Quote attributed to Albert Einstein

Whether we use digital learning platforms to learn skills, solve problems, fulfill personal interests, understanding the mechanisms at work is vital. Be it better outcomes or more creative uses of technology for students, understanding how personalised learning works brings us closer to providing richer educational experiences through artificial intelligence.

Through data, the platform monitors your accuracy so that corrections can be made on the fly, and predicts where gaps and strengths are and suggest a path forward. The personalised learning paths that algorithms take on each platform are nuanced. For each user, the algorithm adjusts the readings to be accurate for that session. But it doesn’t do this for everything listed, just for the things that matter the most to the individual user. In doing so, the algorithm allows each learner to move through their content in a personalised way that takes all the variables of that learner and tries to optimise it in an efficient manner.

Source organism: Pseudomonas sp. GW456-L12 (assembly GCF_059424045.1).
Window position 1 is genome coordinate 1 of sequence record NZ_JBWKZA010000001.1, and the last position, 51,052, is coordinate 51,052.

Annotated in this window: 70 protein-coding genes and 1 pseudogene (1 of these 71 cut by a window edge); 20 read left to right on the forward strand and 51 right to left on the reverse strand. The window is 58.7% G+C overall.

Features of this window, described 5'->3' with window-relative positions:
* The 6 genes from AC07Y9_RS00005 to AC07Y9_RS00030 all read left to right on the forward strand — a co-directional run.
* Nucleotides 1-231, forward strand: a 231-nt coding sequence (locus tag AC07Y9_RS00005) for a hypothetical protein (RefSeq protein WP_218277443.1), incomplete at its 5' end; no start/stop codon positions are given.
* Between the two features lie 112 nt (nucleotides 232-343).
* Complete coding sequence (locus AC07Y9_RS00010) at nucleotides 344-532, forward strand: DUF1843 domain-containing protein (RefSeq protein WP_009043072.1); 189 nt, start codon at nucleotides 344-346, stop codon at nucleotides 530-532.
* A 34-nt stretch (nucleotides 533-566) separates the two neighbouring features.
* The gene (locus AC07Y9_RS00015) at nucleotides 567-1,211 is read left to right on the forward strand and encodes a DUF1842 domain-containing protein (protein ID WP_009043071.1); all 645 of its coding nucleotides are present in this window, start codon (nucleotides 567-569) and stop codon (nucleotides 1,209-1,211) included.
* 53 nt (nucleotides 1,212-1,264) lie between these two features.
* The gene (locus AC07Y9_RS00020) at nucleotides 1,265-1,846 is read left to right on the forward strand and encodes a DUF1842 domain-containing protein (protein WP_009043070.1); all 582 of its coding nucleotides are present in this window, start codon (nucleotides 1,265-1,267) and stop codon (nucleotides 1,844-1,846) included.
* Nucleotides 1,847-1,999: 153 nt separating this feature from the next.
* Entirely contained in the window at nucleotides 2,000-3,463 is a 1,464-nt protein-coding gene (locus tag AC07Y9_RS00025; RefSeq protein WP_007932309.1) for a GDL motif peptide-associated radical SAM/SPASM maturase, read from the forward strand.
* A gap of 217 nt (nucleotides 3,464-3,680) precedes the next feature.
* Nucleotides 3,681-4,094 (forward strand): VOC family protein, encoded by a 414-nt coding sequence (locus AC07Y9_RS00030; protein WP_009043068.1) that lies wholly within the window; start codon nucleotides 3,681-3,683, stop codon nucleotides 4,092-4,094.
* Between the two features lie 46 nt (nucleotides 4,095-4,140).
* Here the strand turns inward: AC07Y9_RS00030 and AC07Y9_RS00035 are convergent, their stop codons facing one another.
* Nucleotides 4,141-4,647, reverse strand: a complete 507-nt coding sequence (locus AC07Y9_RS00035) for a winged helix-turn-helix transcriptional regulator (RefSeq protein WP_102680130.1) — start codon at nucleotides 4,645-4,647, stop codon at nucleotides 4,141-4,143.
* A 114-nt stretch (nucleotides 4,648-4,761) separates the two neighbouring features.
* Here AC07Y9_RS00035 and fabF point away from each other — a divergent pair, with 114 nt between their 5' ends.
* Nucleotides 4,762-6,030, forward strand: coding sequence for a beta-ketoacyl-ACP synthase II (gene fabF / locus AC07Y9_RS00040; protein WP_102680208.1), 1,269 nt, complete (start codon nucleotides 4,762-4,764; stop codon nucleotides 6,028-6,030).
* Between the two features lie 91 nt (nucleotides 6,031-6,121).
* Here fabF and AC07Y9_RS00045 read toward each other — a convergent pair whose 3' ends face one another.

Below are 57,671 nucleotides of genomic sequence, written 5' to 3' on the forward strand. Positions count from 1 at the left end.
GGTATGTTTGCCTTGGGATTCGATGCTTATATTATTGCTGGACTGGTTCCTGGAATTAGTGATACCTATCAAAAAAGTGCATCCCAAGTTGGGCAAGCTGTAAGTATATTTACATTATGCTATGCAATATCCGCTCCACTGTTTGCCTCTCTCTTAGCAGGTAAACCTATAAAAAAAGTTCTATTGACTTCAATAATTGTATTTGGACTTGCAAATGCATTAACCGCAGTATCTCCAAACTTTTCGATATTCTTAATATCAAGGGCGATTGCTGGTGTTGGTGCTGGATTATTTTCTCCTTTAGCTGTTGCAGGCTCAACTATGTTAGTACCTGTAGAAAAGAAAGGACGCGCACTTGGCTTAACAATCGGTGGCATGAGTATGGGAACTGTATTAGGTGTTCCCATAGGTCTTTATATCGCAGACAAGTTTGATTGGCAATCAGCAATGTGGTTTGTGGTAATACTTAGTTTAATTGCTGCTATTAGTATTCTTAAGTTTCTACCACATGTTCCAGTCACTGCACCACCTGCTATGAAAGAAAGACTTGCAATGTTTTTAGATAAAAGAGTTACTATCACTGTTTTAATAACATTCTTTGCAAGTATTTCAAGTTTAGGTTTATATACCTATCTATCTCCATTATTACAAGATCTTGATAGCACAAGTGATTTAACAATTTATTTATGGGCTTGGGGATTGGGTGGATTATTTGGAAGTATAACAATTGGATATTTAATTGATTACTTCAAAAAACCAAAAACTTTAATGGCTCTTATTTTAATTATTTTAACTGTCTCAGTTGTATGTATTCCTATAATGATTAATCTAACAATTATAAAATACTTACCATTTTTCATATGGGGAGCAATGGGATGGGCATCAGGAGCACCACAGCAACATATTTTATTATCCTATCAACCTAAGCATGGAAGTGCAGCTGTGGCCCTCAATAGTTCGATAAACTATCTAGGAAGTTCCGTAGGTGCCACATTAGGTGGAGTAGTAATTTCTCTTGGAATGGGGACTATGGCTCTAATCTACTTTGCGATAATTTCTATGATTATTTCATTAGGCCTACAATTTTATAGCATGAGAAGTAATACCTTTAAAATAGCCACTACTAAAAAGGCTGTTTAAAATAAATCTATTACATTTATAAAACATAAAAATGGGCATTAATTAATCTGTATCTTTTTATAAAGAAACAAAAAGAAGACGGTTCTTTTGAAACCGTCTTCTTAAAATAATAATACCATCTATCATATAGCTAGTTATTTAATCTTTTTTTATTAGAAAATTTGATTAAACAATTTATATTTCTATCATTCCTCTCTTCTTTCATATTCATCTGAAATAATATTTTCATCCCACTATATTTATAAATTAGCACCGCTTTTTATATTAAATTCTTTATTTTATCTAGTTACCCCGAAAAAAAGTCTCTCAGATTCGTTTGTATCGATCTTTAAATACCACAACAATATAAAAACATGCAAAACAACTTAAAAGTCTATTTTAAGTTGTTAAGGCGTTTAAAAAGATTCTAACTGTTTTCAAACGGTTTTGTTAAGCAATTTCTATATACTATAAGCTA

It is crucial to understand that an effective AI algorithm that facilitates the personalised learning paths taken on online learning platforms is not just random but contains many educational theories embedded in them. For instance, the theory that learners learn best when they know what they know and don’t know is used as a starting point for many algorithms to get to familiarise itself with the learner. You may have encountered this in the form of a short introductory quiz or tests or surveys. The platform captures data concerning accuracy and confidence level and time. The platform takes this data into account, serving up content that not only helps each learner increase their accuracy, but also their awareness around their accuracy so that they walk away knowing what they know and don’t know. The second principle, the theory of deliberate practice, holds that understanding where we are the weakest helps us focus our practice. To address this, the platform continually adjusts the content to focus on each individual’s weaknesses, ensuring that time is used efficiently and effectively. The theory of fun for game design holds that learners are most engaged when challenged, but not too challenged. If too many questions are answered wrong in a row, for instance, the platform will serve up a question that proves a quick win for the learner and builds his confidence. The Ebbinghaus Forgetting Curve holds that to truly learn something, learners need to commit it to long-term memory and that the best time to do so is just before learners are about to forget it. Incorporating this theory, the platform uses data to predict when someone is most likely to lose a concept from short-term memory and recharge it so that the learner commits it to long-term memory. It also uses elements of gamification to keep the learners engaged and coming back for more. After all, if the learner does not log in, then everything else becomes irrelevant. Learner engagement and ownership should constantly remain at the forefront.